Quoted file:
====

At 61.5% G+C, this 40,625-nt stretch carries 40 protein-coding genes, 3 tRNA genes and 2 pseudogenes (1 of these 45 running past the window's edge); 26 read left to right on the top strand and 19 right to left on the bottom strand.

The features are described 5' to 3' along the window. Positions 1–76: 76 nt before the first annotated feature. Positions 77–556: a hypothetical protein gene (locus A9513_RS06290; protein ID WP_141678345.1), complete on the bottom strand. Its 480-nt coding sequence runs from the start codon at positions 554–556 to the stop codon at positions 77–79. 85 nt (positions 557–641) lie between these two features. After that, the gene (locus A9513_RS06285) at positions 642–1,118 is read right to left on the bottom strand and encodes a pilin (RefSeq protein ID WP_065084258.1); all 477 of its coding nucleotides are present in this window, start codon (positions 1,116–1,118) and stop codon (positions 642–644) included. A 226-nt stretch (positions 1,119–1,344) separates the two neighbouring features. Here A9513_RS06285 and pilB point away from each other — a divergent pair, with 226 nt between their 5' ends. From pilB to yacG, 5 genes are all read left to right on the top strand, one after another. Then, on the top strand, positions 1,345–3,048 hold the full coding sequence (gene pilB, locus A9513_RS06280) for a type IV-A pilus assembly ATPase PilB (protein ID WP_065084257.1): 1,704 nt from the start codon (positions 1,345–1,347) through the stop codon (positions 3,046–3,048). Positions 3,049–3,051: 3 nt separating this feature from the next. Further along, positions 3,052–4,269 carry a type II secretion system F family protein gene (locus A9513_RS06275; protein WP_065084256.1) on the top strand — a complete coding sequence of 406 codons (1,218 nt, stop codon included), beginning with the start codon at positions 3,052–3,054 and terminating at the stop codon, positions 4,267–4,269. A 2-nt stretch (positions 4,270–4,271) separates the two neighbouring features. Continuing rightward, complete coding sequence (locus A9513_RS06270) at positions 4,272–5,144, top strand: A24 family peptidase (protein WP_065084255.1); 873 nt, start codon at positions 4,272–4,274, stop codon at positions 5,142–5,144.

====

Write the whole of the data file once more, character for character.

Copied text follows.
At 61.5% G+C, this 40,625-nt stretch carries 40 protein-coding genes, 3 tRNA genes and 2 pseudogenes (1 of these 45 running past the window's edge); 26 read left to right on the top strand and 19 right to left on the bottom strand.

The features are described 5' to 3' along the window. Positions 1–76: 76 nt before the first annotated feature. Positions 77–556: a hypothetical protein gene (locus A9513_RS06290; protein ID WP_141678345.1), complete on the bottom strand. Its 480-nt coding sequence runs from the start codon at positions 554–556 to the stop codon at positions 77–79. 85 nt (positions 557–641) lie between these two features. After that, the gene (locus A9513_RS06285) at positions 642–1,118 is read right to left on the bottom strand and encodes a pilin (RefSeq protein ID WP_065084258.1); all 477 of its coding nucleotides are present in this window, start codon (positions 1,116–1,118) and stop codon (positions 642–644) included. A 226-nt stretch (positions 1,119–1,344) separates the two neighbouring features. Here A9513_RS06285 and pilB point away from each other — a divergent pair, with 226 nt between their 5' ends. From pilB to yacG, 5 genes are all read left to right on the top strand, one after another. Then, on the top strand, positions 1,345–3,048 hold the full coding sequence (gene pilB, locus A9513_RS06280) for a type IV-A pilus assembly ATPase PilB (protein ID WP_065084257.1): 1,704 nt from the start codon (positions 1,345–1,347) through the stop codon (positions 3,046–3,048). Positions 3,049–3,051: 3 nt separating this feature from the next. Further along, positions 3,052–4,269 carry a type II secretion system F family protein gene (locus A9513_RS06275; protein WP_065084256.1) on the top strand — a complete coding sequence of 406 codons (1,218 nt, stop codon included), beginning with the start codon at positions 3,052–3,054 and terminating at the stop codon, positions 4,267–4,269. A 2-nt stretch (positions 4,270–4,271) separates the two neighbouring features. Continuing rightward, complete coding sequence (locus A9513_RS06270) at positions 4,272–5,144, top strand: A24 family peptidase (protein WP_065084255.1); 873 nt, start codon at positions 4,272–4,274, stop codon at positions 5,142–5,144.